Review of Gardiner and Musto’s Digital Humanities

6 minute read

Gardiner, Eileen and Ronald G. Musto. The Digital Humanities: A Primer for Students and Scholars. New York: Cambridge University Press, 2015.

Gardiner and Musto's Digital Humanities

No grad student would blink twice about seeing a book from 2005 on the list of assigned reading for a class. Yet because of the pace of technology over the last decade, Dan Cohen and Roy Rosenzweig’s milestone book Digital History: A Guide to Gathering, Preserving, and Presenting the Past on the Web is far more outdated than most other academic monographs published that year. Yet a cursory look over digital history syllabi indicates that the work is still a fundamental part of learning about digital history. In part this is because large chunks of the book remain relevant today, but many are sorely in need of an update. In particular, advancements in technology have allowed for a greater expanse of digital scholarship over the last decade and have opened new frontiers for historians both in the public history field and methodologically. While a number of books have come out since the publication of Digital History, there doesn’t seem to be a concise, well-structured overview of the subject that addresses the pedagogical, methodological, and public history aspects of digital history. I was, however, intrigued by Eileen Gardiner and Ronald G. Musto’s The Digital Humanities: A Primer for Students and Scholars as a potential option, albeit one that took the wider view of humanities rather than history. While Gardiner and Musto provide a decent introduction to the subject, their book probably won’t be surplanting Cohen and Rosenzweig.

Digital Humanities grew out of Gardiner’s 2010 Fullbright Fellowship related to teaching digital humanities at the National University of Ireland, Galway and ultimately transitioned into a book when her and Musto took over the executive director position of the Medieval Studies Association. Both also have a long history of working within the digital humanities as editors of Italica Press and the American Council of Learned Societies History E-Book Project, both of which have been involved in digital publishing since the 1990s. In the book, Gardiner and Musto seek to provide readers with “a comprehensive introduction and practical guide to how humanists use the digital to conduct research, organize materials, analyze and publish findings.” (Front matter) They also argue the book comes at an important time for the digital humanities because in 2015, the field has had time to mature so that many people know it exists but cannot provide a clear definition of it and many remain intimidated by it. Furthermore, they argue technological advancements have plateaued and “initial experimential gains are being scaled, consolidated and made sustainable” meaning there are solid examples across the spectrum that allow them “to reflect on how this maturing process is working and what its long-term characteristics might be.” (p. ix) While it’s true we can now reflect back on the examples covered in Cohen and Rosenzweig and see how far we’ve come and seemingly slowed down, in another year, let alone five or ten, the “plateau” of 2015 is going to be a distant memory.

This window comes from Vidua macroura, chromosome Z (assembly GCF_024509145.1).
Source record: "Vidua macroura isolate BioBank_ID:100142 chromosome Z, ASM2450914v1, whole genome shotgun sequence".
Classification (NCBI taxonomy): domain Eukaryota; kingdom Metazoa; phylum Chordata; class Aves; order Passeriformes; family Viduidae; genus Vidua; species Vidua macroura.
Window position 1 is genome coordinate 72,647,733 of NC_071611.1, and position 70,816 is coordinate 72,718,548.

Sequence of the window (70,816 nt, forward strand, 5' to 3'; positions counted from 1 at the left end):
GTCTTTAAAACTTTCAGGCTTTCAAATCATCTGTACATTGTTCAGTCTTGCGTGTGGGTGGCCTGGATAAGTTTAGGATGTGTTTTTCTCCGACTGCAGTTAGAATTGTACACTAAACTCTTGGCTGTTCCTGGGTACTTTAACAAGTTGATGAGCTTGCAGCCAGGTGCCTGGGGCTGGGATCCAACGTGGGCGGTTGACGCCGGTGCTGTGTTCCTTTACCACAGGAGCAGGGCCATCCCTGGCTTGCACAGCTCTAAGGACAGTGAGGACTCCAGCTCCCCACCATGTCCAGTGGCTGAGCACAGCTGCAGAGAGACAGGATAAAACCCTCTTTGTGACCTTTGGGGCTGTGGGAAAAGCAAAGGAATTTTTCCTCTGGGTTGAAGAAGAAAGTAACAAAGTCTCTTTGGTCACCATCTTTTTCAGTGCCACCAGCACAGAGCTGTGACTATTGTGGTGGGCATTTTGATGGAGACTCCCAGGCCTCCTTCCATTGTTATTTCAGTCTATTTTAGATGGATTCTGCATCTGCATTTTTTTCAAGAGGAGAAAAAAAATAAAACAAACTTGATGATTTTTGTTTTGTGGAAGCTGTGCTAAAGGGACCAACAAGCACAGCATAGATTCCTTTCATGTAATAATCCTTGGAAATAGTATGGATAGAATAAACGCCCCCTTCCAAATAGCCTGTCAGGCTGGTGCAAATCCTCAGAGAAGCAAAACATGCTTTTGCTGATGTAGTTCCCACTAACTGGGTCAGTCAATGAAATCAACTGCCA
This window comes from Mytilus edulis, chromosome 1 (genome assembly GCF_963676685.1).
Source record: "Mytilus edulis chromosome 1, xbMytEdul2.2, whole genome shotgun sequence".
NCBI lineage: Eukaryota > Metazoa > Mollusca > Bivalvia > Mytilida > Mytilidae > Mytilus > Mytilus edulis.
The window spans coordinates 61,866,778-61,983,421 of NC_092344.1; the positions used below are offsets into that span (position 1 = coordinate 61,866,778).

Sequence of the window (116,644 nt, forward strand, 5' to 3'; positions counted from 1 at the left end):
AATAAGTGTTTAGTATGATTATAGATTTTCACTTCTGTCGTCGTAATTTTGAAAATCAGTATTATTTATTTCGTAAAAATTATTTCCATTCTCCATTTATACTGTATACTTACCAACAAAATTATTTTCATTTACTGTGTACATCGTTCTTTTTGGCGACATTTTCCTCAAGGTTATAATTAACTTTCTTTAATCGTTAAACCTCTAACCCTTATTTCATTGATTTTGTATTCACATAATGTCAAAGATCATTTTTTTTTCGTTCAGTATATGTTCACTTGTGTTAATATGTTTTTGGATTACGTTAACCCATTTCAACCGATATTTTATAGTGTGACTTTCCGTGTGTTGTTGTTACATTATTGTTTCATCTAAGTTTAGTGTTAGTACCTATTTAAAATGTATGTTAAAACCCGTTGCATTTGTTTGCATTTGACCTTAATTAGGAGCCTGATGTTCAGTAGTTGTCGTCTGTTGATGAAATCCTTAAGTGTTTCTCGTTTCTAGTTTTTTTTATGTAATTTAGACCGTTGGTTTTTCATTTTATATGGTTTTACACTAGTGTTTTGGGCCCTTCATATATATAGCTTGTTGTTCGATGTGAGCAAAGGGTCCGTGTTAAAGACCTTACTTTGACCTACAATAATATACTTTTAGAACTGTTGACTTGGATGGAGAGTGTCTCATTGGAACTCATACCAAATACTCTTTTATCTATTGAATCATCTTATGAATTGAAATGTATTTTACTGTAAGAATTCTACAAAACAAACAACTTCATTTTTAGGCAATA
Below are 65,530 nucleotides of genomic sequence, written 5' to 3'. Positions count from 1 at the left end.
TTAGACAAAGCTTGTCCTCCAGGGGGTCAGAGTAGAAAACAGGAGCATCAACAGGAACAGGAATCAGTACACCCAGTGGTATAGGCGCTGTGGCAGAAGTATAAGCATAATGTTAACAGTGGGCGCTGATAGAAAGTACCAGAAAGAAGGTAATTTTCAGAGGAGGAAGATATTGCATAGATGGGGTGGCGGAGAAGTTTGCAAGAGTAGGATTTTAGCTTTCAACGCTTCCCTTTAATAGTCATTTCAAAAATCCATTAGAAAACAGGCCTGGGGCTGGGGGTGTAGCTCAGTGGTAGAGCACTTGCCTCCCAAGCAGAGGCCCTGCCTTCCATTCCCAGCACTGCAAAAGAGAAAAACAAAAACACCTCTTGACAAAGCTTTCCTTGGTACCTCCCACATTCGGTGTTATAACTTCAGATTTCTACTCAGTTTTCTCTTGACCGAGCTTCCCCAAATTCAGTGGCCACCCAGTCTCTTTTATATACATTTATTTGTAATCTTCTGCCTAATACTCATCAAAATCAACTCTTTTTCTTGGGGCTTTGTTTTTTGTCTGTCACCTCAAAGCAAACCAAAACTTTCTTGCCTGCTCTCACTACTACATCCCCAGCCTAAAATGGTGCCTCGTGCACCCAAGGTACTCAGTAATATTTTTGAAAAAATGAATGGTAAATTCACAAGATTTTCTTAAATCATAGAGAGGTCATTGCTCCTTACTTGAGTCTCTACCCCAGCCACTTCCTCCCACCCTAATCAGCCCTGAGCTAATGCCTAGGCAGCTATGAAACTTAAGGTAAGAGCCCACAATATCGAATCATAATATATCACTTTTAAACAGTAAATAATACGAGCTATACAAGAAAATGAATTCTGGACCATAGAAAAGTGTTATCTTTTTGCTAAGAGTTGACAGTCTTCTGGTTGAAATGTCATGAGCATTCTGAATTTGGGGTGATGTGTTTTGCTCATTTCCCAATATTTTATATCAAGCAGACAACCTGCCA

Overall Gardiner and Musto are far more intriguing when they present theoretical, philosophical, and historical discussions about the digital humanities, than they are when they venture into the practical side of things. Their introductory chapter provides a good introduction to the field and provides the interesting background that even though most would see the digital humanities as a development of the last few decades, the field can be dated to the late 1940s when Roberto Busa, an Italian theologican, approached IBM for help indexing Thomas Aquinas’ works. Digital for Busa, however, was a method rather than the goal, he sought to use the indexing and sorting to further the humanities and provide “a ‘doctrinal interpretation’ of Aquinas’ theology and moral philosophy.” (p. 3)